The BJP on Wednesday made it categorically clear that the Kashmir problem 'should be discussed only with elected representatives of the state', and not those acting at Pakistan's behest.
Addressing newspersons party spokesman Mukhtar Abbas Naqvi said, "It will be a wastage of time to talk to any person or organisation that sets the agenda for negotiations on the directives of the Pakistan embassy."
However, he was embarrassed when it was pointed out that Prime Minister Atal Bihari Vajpayee has been backing the efforts of the Kashmir Committee, headed by former Union law minister Ram Jethmalani, to open negotiations with some Kashmiri leaders, including the separatist Hurriyat Conference.
"It would not be correct to link the Kashmir Committee's initiative with the prime minister," he clarified.
Naqvi said the turnout in the first round of polling was a fitting rebuff to the militants who had, at the best of Pakistan, warned people against participating in the elections.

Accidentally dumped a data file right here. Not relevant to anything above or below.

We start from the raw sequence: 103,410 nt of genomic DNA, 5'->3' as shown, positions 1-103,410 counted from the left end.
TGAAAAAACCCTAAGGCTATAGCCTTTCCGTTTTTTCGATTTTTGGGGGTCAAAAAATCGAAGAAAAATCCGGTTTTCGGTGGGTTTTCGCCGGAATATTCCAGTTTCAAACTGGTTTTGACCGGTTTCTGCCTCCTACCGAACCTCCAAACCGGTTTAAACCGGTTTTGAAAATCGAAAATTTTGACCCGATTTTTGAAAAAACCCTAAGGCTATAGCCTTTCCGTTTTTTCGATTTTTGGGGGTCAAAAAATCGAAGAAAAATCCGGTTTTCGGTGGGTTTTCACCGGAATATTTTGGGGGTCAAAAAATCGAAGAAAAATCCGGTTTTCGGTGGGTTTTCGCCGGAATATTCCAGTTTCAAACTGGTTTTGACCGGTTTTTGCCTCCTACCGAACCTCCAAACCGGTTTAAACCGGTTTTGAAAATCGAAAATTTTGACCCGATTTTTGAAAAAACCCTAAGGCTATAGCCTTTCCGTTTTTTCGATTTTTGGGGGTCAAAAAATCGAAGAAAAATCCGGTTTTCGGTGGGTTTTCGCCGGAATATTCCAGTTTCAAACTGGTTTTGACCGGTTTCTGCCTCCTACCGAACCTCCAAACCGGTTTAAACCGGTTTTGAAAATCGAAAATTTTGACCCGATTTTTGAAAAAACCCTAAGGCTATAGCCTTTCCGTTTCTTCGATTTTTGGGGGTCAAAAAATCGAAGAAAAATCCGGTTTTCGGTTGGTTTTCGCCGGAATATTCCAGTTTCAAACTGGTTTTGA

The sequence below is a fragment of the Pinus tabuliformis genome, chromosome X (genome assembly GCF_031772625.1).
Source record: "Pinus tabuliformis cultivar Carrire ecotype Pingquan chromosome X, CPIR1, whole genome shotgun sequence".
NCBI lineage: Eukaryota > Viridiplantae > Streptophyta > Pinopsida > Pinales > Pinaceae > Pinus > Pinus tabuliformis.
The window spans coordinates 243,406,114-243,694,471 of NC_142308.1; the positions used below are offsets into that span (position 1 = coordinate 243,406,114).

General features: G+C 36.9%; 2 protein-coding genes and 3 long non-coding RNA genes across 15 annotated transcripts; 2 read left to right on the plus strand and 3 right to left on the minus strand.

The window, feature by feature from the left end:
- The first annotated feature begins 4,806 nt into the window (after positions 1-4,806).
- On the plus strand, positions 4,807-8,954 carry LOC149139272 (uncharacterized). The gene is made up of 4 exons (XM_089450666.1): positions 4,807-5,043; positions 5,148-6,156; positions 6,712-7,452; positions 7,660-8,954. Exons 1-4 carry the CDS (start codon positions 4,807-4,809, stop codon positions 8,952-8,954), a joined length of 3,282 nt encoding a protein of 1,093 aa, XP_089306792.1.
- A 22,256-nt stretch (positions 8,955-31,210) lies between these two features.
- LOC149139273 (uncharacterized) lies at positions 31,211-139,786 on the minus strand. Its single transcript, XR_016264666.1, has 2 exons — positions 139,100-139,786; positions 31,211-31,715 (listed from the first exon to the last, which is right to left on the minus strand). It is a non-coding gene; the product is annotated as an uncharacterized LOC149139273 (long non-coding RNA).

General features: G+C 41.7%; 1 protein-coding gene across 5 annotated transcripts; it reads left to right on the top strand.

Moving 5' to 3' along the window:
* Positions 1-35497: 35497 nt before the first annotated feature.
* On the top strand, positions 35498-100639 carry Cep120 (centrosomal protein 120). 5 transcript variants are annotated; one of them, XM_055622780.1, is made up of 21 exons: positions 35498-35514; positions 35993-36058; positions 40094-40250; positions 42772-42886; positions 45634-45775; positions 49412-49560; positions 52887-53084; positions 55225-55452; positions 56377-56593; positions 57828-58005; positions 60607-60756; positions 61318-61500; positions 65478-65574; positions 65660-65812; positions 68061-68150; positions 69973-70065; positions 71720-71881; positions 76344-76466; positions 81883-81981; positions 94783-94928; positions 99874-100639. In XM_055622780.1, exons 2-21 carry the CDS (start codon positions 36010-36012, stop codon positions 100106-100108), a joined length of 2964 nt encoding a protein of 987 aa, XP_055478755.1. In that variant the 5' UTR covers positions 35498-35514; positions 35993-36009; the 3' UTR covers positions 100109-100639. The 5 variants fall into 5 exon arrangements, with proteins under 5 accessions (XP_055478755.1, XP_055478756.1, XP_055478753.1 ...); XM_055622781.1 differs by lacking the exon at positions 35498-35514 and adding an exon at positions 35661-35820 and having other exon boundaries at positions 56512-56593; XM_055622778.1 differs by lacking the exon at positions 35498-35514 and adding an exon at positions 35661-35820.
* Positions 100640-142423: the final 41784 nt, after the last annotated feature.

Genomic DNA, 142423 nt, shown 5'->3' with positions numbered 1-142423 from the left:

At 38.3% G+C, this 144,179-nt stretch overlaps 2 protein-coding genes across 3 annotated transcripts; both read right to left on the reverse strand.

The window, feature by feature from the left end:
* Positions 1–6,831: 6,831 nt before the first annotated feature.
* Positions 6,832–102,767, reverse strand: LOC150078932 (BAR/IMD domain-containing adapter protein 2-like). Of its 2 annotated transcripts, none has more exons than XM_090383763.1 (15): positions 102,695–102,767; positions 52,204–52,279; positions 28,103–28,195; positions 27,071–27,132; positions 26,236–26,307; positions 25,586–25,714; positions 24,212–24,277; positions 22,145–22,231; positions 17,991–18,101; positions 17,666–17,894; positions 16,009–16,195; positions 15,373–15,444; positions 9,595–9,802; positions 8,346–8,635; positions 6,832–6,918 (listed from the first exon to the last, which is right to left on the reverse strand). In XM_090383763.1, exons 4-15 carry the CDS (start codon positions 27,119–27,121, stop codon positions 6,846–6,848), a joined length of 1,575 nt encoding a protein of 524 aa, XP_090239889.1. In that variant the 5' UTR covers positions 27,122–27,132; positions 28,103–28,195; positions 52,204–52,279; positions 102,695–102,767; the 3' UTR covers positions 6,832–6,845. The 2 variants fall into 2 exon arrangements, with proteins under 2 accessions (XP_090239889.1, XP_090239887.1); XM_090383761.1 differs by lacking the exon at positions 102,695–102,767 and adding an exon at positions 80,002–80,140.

The first phase of polling involved constituencies, which are regarded as strongholds of terrorists, he emphasised.
He appealed to the international community to adopt a strict posture against Pakistan for sponsoring terrorism and attempting to frustrate the 'real desire' of the people for a popular and democratically elected government.
Pointing to the official Pakistan television channel repeatedly airing reports of the Indian army of forcing voters to cast their votes in Lolab assembly constituency, Naqvi said, "We all know that the election in Lolab has been countermanded following the assassination of the National Conference candidate."
He reiterated that the BJP was not favour of trifurcation of J&K, ignored a question on how his party justified its electoral alliance with the Jammu State Morcha, an RSS-supported organisation, that seeks trifurcation of the state.
Jammu and Kashmir Elections 2002: The complete coverage
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